James Boswell and Samuel Johnson were a strange match. Dr Johnson was the grand old man of English letters, possibly the most revered man of his generation, an intellectual giant with a mind as original and independent as it was erudite. James Boswell, by contrast, was an ambitious, immature youth, notable more for his enthusiasm for whoring than for his literary or social prospects. Against the odds, Johnson immediately took to the excitable young Scot.
The foundation of their friendship was Boswell's unswerving admiration for Johnson. As a young man in Edinburgh, Boswell had read Johnson's essays and created in his mind the image of Johnson as the ideal mentor. "I am now on a very good footing with Mr Johnson," the 22-year-old Boswell wrote to a friend soon after they met. "When I am in his company, I am rationally happy. I am attentive and eager to learn, and I would hope that I may receive advantage from such society. You will smile to think of the association of so enormous a genius with one so slender." This sense of mingled awe and gratitude never left Boswell, and it colours all he wrote about Johnson, both in the Life and his own journals, over the next 30 years.
As Adam Sisman says, Boswell created an idealised Johnson, first on the pages of his journal, then in his biography. "Boswell's Johnson is a heroic expression of Boswell himself," Sisman writes. This is not to say that Boswell's Johnson was not true to life (Boswell had studied Johnson so closely for so long that he could remember and record the nuances of his conversation with apparently uncanny accuracy), but is a comment on the complex dialogue between biographer and subject.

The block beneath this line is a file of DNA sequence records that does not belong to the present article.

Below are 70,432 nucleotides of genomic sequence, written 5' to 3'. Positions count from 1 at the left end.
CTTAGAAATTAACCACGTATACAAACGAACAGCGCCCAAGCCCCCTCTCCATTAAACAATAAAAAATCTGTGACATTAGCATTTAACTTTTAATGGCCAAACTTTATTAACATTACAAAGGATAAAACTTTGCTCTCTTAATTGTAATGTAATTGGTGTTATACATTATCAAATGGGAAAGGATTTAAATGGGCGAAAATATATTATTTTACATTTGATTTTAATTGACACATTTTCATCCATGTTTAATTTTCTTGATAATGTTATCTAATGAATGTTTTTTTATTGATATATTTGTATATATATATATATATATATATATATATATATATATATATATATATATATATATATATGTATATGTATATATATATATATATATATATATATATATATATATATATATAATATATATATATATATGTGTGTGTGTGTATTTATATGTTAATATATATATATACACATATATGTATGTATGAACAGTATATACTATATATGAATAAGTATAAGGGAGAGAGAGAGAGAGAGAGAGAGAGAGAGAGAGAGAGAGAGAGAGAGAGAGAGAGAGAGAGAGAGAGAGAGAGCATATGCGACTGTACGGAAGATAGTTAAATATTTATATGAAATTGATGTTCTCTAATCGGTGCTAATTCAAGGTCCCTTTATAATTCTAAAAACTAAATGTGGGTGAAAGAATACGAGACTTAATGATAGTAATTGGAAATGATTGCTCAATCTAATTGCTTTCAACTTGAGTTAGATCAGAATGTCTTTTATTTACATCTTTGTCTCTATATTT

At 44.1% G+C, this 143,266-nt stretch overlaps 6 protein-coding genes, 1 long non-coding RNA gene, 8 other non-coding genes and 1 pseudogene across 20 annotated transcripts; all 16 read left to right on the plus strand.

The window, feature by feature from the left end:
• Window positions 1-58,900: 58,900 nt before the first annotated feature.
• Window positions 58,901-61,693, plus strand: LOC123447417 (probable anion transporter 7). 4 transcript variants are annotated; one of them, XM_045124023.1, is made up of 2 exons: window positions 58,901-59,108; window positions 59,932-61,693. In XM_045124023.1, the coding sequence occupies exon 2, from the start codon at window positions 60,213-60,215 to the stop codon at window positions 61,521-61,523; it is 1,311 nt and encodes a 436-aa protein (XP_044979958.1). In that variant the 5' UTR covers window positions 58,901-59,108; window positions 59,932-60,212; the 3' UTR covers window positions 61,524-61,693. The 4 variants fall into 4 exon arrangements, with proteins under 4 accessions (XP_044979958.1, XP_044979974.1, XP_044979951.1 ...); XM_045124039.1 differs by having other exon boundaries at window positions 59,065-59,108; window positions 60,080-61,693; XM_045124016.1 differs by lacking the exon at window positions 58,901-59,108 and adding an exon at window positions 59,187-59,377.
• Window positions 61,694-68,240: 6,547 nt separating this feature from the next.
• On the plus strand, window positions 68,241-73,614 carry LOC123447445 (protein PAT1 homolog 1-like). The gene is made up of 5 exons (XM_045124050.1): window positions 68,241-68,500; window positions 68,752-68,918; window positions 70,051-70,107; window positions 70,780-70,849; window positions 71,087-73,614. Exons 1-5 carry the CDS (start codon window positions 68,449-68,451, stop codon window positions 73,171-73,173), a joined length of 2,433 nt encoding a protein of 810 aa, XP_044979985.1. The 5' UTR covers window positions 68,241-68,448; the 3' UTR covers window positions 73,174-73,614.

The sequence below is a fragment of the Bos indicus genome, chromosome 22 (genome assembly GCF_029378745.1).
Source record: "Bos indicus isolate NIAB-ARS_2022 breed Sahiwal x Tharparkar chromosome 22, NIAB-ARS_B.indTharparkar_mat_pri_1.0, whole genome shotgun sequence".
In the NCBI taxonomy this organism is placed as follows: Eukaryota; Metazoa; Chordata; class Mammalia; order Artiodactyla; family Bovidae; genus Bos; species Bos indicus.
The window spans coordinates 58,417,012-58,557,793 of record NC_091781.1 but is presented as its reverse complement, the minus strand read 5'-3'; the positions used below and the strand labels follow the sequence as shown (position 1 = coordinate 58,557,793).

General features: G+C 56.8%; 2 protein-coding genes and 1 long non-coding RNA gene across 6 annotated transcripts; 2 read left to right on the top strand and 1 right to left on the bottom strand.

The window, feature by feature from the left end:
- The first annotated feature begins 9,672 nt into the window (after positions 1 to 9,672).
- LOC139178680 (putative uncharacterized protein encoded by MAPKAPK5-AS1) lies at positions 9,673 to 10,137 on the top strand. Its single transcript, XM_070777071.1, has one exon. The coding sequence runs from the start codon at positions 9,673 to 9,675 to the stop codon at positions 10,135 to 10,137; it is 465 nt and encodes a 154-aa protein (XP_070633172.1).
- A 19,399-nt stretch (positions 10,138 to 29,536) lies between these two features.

In most biographies, this dialogue is implicit; in Boswell's, perhaps uniquely, it is there on the page. Johnson knew that Boswell planned to write his life. Boswell's assiduous note-taking was a standing joke in Johnson's circle; he would frequently ask Johnson his opinions in order to write them down. Johnson helped him remember incidents of their Highland tour, and made cryptic comments such as "it might be printed, were the subject fit for printing".
Both Boswell and Johnson believed that a good biography could not be written without the author being closely, almost mundanely, familiar with his subject. Where they differed was in message, not approach. For Johnson, himself a biographer as well as a lexicographer (he wrote the life of his friend, the ill-fated Richard Savage, as well as the monumental Lives of the Poets), life-writing was a way of expressing his own opinions and personality, teaching a lesson or pointing out a moral. Despite his unconscious projection, Boswell, as Sisman shows in his analysis of Boswell's innovative methodology, wanted to allow his subject's life to speak for itself.
While Boswell (and his book) is the stated subject of Sisman's own task, it is the interplay between Samuel Johnson and James Boswell - Sam and Bozzy, subject and biographer, venerable friend and adoring fan - that lifts Boswell's Presumptuous Task from good to wonderful. Underlying everything are essential human truths: that every significant connection we make with another person marks both parties irrevocably, and that the forms of these connections are as varied and rich as there are people in the world to make them.
Lucy Moore's Amphibious Thing: the life of Lord Hervey is published by Viking (£20)